What will I be doing?

For up to 10 days at a time in December and January, I will be stationed on the boardwalk at The Nobbies to record boats approaching Seal Rocks as part of the acoustic and visual monitoring aspect of my project. Every 15 minutes from 8:30-13:30, I will count the number and type (e.g., small, medium, large, jet-ski) of vessels around Seal Rocks, note their position using a long-distance rangefinder and map of Seal Rocks, and categorise their speed (e.g., stationary, slow, medium, fast) and direction. 

Why is this important?

The data collected during these observations has a dual purpose. First, it will be used to validate the underwater acoustic recordings (which will be happening concurrently), by providing reference points in space and time. Second, by visually cataloguing and quantifying visitation at Seal Rocks, we can identify visitation hotspots. Then, when we’re assessing pup health and stress, we can see if and how this varies in parts of the colony with differing exposure to visitation.


Long-distance rangefinder: Vortex Razor HD 4000. Will be used to record the location of boats relative to the observer (me), then using the location of known landmarks, we can calculate the distance of boats from Seal Rocks. This particular rangefinder is necessary as it can detect ranges up to 3,658 m.

Underwater passive acoustic recorders: JASON Highblue Signal Acquisition System by SMIoT, University of Toulon. Up to four underwater soundrecorders will be positioned near Seal Rocks to continuously record boat noise and visitation for one month at a time.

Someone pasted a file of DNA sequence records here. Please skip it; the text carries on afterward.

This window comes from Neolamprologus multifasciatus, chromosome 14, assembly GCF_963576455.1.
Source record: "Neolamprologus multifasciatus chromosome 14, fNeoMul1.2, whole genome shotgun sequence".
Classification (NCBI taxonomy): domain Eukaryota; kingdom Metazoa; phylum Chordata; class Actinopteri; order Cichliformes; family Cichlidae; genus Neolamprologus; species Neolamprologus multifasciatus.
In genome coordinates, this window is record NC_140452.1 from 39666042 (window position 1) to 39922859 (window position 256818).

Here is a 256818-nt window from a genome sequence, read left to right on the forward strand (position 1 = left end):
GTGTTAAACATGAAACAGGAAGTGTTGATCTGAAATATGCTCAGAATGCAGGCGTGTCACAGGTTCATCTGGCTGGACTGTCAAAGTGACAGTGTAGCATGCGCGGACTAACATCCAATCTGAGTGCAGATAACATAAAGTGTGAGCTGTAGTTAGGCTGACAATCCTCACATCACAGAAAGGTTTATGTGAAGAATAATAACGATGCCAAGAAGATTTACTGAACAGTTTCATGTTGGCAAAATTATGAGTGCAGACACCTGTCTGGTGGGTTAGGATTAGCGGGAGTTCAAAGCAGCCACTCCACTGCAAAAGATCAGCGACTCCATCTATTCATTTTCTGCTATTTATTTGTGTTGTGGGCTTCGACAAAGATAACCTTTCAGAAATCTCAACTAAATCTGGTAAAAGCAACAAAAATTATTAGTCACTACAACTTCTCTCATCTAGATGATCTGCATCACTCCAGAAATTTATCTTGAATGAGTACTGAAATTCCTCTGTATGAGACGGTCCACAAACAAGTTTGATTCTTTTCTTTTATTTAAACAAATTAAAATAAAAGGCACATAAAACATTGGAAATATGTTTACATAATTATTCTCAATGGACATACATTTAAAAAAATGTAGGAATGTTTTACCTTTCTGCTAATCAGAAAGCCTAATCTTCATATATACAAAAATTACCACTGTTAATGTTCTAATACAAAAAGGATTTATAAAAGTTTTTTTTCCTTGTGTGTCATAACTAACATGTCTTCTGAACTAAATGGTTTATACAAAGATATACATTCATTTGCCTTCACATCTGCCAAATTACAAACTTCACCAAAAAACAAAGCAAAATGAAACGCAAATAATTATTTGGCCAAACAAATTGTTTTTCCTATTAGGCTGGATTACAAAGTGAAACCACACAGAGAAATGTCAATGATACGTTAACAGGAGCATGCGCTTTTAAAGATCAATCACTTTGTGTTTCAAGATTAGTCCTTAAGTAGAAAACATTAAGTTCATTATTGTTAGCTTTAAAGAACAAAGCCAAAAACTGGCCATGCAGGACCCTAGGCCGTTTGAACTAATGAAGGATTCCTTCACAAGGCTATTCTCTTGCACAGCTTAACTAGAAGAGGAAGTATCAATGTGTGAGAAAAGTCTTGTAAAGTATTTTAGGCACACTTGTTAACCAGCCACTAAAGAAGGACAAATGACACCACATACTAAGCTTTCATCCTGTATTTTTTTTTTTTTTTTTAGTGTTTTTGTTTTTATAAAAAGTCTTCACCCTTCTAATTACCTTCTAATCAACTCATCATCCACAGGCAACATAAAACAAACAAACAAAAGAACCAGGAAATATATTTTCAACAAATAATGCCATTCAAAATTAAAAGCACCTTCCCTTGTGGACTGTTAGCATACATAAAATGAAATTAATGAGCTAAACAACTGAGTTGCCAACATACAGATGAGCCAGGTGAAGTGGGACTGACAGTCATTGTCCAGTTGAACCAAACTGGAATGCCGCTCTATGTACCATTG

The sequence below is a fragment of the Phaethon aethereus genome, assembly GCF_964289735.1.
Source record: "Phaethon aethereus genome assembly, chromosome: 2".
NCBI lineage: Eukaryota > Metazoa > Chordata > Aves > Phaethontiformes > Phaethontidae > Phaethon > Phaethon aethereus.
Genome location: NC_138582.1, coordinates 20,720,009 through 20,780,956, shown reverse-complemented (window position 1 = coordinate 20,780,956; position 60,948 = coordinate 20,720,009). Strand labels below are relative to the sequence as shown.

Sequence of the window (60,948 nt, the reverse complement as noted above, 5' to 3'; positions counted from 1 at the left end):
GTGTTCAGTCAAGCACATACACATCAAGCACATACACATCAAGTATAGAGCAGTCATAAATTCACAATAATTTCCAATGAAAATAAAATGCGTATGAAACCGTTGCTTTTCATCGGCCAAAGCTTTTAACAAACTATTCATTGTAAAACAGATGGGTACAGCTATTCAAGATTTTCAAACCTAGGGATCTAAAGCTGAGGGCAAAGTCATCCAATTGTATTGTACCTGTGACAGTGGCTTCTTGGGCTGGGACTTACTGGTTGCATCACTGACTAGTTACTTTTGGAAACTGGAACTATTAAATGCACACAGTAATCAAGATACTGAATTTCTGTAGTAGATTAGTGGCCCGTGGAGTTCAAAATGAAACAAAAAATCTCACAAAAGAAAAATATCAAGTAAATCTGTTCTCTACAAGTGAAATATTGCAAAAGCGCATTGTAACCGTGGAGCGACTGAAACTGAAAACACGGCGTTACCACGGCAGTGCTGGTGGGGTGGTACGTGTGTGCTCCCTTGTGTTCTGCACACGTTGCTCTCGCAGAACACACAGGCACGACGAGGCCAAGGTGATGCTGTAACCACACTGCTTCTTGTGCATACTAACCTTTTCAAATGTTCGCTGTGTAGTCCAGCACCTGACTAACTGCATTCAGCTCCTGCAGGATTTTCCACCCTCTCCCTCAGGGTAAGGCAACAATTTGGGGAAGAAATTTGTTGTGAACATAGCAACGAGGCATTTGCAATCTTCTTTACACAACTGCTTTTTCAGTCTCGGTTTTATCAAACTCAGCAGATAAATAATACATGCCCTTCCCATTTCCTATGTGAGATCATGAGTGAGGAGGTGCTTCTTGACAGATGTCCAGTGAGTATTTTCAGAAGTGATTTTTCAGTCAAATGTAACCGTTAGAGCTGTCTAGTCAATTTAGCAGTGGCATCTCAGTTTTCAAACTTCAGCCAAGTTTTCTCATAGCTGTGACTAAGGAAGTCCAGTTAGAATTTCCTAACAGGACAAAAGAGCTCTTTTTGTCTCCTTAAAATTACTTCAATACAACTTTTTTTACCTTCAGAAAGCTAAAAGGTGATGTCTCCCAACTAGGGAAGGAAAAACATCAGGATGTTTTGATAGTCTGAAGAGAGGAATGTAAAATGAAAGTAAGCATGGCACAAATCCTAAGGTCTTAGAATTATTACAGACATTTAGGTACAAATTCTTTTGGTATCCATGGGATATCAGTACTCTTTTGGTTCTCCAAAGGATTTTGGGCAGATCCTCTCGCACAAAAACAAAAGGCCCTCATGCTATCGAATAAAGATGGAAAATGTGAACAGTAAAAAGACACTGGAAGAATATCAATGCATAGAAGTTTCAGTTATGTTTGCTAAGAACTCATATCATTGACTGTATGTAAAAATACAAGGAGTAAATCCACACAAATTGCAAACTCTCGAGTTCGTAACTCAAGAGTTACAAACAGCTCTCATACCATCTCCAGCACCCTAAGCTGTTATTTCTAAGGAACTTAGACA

Johno and hydro1 Holly Baird 2021
Image by Holly Baird IG: @hollybaird79

For more information on minimum approach distances:

Victorian government marine mammal regulations are found here:

To see the detailed boundaries for the Victorian seal breeding colonies, view the “Victorian Government Gazette: No. S470 Thursday 21 November 2019” of the Wildlife Act 1975; Seal Rocks is on pg 9.

Get in touch!

My twitter: @taylor_jessalyn

Sydney School of Veterinary Science 
Web: | Twitter: @Sydney_Vet

Phillip Island Nature Parks
Web: | Twitter: @PhillipIslandNP

Acoustic Communications team at Université Paris-Saclay & CNRS
Web: | Twitter: @bioacteam


These are raw sound clips we have collected with the underwater recorders during the testing phase.

Clip 1: Johno of Kina Diving entering water & installation noises 

Clip 2: snapping sounds from shrimp and vocalisations (possibly whale?)         

Clip 3: flow noise, snapping sounds from shrimp, vocalisations, boat passing

Clip 4: boat passing

Clip 5: flow noise

Seals4 Holly Baird 2021 Seals3 Holly Baird 2021  

Johno and hydro1 Holly Baird 2021 Hydrophone2 Holly Baird 2021 Johno and hydro3 Holly Baird 2021 Hydrophone1 Holly Baird 2 Seals5 Holly Baird 2021 Seals1 Holly Baird 2021

Jess2 SealRocks3

Seals2 Holly Baird 2021

 Underwater images by Holly Baird IG: @hollybaird79